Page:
- Regional demand shifts based on weather or local events. You may need to shift packaging or production to another facility or line to prevent stock-outs
- You want to utilize lean manufacturing techniques like kanban and back-flushing to streamline reporting from the plant
- Government labeling or safety requirements change unexpectedly
- You need specialized process capabilities or additional capacity that require you to out-source some or all of your manufacturing process
- Ramping up for new products may have steep learning curves affecting efficiency and utilization rates – and costs
- Unexpected equipment breakdowns require unplanned schedule changes or shifting production to another facility or line
Food & Beverage Make Metrics
Almost everything that happens in an organization affects what eventually happens in production. The trick is in understanding the cumulative effects of all these decisions and achieving your goals despite unplanned events.
- Ingredient supplies and expiration dates affect cost to manufacture and quality of the final product
- Inventory management decisions in finished goods affect the ability to maintain desired DIFOT levels; ingredients must be processed into products quickly to prevent spoilage
- Forecast errors result in excess finished goods or stock outs; consumer demand shifts as a result of events outside your control
- Equipment breakdowns or packaging shortages can result in late orders and escalating WIP levels, scrap and spoilage
Every time you interact with your customers, it’s an opportunity to cement your relationship – or not. And in food and beverage, you have two levels of customers to please – the stores, institutions or distributors who stock your products and the people who actually buy and consume them. Your business processes and the enterprise systems that support them can make or break any customer engagement by making it seem effortlessly easy by enabling quick response to changes in demand or consumer issues.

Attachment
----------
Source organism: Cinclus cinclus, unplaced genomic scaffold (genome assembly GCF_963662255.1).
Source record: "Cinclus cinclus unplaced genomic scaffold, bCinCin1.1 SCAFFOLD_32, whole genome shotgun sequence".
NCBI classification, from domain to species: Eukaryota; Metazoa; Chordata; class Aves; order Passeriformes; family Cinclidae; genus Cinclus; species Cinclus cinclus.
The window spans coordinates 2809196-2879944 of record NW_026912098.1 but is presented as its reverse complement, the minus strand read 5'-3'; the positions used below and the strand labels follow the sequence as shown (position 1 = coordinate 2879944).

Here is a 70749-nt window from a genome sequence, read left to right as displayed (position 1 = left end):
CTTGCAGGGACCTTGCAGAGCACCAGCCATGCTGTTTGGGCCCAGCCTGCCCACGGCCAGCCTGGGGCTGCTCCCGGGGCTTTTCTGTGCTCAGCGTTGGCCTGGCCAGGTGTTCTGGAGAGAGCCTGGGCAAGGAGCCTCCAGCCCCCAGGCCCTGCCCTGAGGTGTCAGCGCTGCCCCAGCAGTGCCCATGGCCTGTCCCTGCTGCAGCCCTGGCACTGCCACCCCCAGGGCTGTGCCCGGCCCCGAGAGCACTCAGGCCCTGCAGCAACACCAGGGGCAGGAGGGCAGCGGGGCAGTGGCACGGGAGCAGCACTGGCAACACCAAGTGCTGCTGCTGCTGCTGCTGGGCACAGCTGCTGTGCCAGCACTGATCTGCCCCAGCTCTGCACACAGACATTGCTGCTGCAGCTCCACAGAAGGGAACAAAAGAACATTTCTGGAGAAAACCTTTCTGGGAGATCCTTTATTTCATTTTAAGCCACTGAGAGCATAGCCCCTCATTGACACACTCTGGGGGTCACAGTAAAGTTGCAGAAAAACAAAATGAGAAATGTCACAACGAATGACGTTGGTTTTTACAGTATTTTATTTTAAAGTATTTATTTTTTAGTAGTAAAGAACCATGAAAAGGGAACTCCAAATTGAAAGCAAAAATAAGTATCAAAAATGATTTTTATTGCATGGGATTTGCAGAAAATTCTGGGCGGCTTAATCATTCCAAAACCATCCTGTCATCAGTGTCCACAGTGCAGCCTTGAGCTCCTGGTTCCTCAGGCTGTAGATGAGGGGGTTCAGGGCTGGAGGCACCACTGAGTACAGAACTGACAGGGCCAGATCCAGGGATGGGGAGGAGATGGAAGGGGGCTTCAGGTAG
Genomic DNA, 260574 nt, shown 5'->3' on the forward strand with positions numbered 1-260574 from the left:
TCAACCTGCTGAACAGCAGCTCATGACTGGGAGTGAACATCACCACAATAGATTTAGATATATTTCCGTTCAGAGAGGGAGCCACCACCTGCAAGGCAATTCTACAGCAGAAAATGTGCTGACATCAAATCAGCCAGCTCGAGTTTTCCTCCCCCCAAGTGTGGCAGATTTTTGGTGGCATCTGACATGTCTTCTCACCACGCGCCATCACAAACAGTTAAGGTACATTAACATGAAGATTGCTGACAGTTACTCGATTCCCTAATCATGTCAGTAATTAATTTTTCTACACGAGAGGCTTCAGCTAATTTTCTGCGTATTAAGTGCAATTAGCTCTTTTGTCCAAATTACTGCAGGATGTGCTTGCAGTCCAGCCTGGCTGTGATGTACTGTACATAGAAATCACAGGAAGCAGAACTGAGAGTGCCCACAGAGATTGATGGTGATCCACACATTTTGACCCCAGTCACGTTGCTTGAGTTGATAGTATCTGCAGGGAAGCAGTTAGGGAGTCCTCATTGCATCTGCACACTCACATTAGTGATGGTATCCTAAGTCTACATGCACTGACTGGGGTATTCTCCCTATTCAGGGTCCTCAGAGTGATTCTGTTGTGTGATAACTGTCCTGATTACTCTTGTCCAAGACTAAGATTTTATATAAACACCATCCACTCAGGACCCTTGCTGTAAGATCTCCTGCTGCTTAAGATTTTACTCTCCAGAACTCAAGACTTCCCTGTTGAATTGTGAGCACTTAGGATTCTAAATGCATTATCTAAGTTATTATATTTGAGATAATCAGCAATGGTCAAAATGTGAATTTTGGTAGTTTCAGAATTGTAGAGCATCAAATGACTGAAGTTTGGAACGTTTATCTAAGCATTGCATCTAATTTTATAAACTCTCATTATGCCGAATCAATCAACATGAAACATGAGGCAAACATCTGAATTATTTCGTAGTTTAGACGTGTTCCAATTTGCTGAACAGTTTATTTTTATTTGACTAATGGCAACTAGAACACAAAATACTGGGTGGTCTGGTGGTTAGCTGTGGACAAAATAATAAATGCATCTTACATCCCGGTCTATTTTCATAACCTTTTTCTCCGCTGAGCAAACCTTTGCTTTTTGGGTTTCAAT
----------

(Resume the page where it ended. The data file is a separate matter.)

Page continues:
Food & Beverage Engage Issues
- Poor business processes or inadequate systems contribute to loss of market share by frustrating or annoying customers.
- Customers want your product on the shelf as planned – stock outs hurt their business as well as yours. Consumers may switch brand allegiance due to frustration with finding your product conveniently.
- Customers want packaging that fits their display shelving and that is in line with their retail model. Consumers want packaging that fits their lifestyle and their home storage equipment. Governments mandate labeling at the local or regional level. You have to make it easy for them to find, purchase, stock and confirm compliance of all your products.
- If things go wrong after purchase, customers expect a rapid and equitable response. If the unthinkable happens and your product is the subject of a recall, how effectively you manage that can affect your brand reputation for years to come.
- Customers want to know where to find your products. They want quick response from your call centers, or they may want to check nutritional information, product comparisons or promotional offers using the web.
Food & Beverage Engage Metrics
With most products, if you treat customers well, and provide good value for good money, you’ll be rewarded with repeat orders and word of mouth referrals. In food and beverage, you also have to hit the mark of shifting customer tastes and local consumption patterns. If you miss the mark on any of these issues, stand back and watch your market share melt away. Beyond measuring calls to the complaint line, how can you be sure your systems and processes are not sending your customers straight to your competitors?
- Monitoring POS information provided by your customers and distributors can show that customers are enjoying your products as is, or that they may need updating or re-formulation
- Low repeat order rates may show that your product is not meeting local or regional preferences. Measuring repeat order results may also help you understand what you’re doing right.
- Customers understand that sometimes things go wrong. If you are able to quickly and efficiently respond to quality issues or recalls, customers will continue to reward you with loyalty. Testing and measuring your preparedness for these events in advance of the need can help ensure that your reputation will remain intact if a real need arises.
- Sometimes a customer just needs the answer now – they want to check their order status or place an order by themselves. Sometimes they want to talk to a CSR in your call center. Measuring call volume and self-service visits can help you satisfy your customers varied needs by providing the right tool and the right service levels.